If finding the right time to get the note from a vase in the hallway was hard, with time running out before it was time to go home, trying to put the Twenty Dollar note back and swap it for the smaller Five Dollar note was super hard.

Eventually it was time for my shower, and I figured it was now or never.  The money was in my hand, Dad was in the lounge and couldn't see the hall from where he was sitting, and no one else had view of the hallway or the vase.

But just as I went to put the money in the vase, Dad got up to go to the kitchen, so instead of putting it in the vase, I quickly slipped it into the bookcase - and then kept on walking, and went downstairs and had my shower.

When I came back upstairs, I noticed the Twenty Dollar Note was not in the bookcase where I thought I had stowed it, but I had the perfect opportunity to get the other note, so picked it up and kept walking to the room I was in to pack up my bags - only to realise this was a TEN dollar note, not just five dollars.  I couldn't keep this either.  But there were now a lot of people around and it would be impossible to find the time to return it.  I put the note in my slip on shoe, so that I could carry it without being noticed and quickly return it before going home.  Hopefully I would also have an opportunity to find the twenty dollar note and put it back in the vase.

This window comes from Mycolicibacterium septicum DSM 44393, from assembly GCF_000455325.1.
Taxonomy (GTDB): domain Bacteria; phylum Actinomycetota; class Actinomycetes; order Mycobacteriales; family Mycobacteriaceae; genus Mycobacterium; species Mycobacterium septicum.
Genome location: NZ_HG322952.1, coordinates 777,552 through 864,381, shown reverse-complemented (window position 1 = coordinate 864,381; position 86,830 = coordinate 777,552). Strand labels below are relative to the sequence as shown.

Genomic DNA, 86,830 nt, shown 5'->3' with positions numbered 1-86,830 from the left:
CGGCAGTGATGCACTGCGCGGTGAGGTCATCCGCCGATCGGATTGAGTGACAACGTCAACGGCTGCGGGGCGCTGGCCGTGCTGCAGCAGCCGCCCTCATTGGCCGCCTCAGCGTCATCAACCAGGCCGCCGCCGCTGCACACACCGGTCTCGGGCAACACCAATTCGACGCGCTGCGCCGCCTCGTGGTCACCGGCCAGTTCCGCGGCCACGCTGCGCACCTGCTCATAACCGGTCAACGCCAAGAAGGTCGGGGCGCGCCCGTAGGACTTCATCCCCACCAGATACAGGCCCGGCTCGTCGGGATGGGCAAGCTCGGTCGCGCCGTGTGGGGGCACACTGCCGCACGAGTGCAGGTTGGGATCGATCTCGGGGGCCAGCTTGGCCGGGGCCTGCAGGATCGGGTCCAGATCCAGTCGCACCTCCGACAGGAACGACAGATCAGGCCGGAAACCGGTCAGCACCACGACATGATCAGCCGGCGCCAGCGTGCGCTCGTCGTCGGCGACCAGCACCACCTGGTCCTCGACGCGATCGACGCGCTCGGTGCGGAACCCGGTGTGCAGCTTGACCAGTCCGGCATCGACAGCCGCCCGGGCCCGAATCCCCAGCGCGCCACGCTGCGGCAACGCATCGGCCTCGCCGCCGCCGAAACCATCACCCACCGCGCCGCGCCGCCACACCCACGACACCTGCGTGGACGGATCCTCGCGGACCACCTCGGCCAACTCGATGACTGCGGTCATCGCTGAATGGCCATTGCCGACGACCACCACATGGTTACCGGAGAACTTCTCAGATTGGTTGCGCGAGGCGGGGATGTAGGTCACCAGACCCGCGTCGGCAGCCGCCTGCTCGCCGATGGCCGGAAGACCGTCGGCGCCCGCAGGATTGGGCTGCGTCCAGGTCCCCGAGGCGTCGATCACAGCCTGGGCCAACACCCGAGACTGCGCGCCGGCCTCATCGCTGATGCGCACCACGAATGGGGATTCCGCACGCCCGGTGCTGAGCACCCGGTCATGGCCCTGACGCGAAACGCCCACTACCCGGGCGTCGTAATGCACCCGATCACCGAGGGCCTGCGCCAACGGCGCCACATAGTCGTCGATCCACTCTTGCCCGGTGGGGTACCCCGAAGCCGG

After about 10 or 15 minutes, Dad came to confront me.

When I put the money in the bookcase on the way to the shower, it had actually fallen straight out of the bookcase onto the floor, and looked like I had dropped it. He figured out I must have taken it from somewhere and went to find Grandma to find out where I got it from while I was having a shower.  By the time she remembered she had the money in the vase,  and they checked it, they realised this was where I must have gotten the twenty dollar note from, and there was also a ten dollar note missing.

Dad told me that he knew I had stolen some money, and to hand it over. At first I tried to deny it, but he knew it was $10 and it came from the vase. Everyone knew I must have taken it, so eventually I handed it over.  I tried to explain I was trying to put the money back - and even though it was the truth, it just sounded like lies.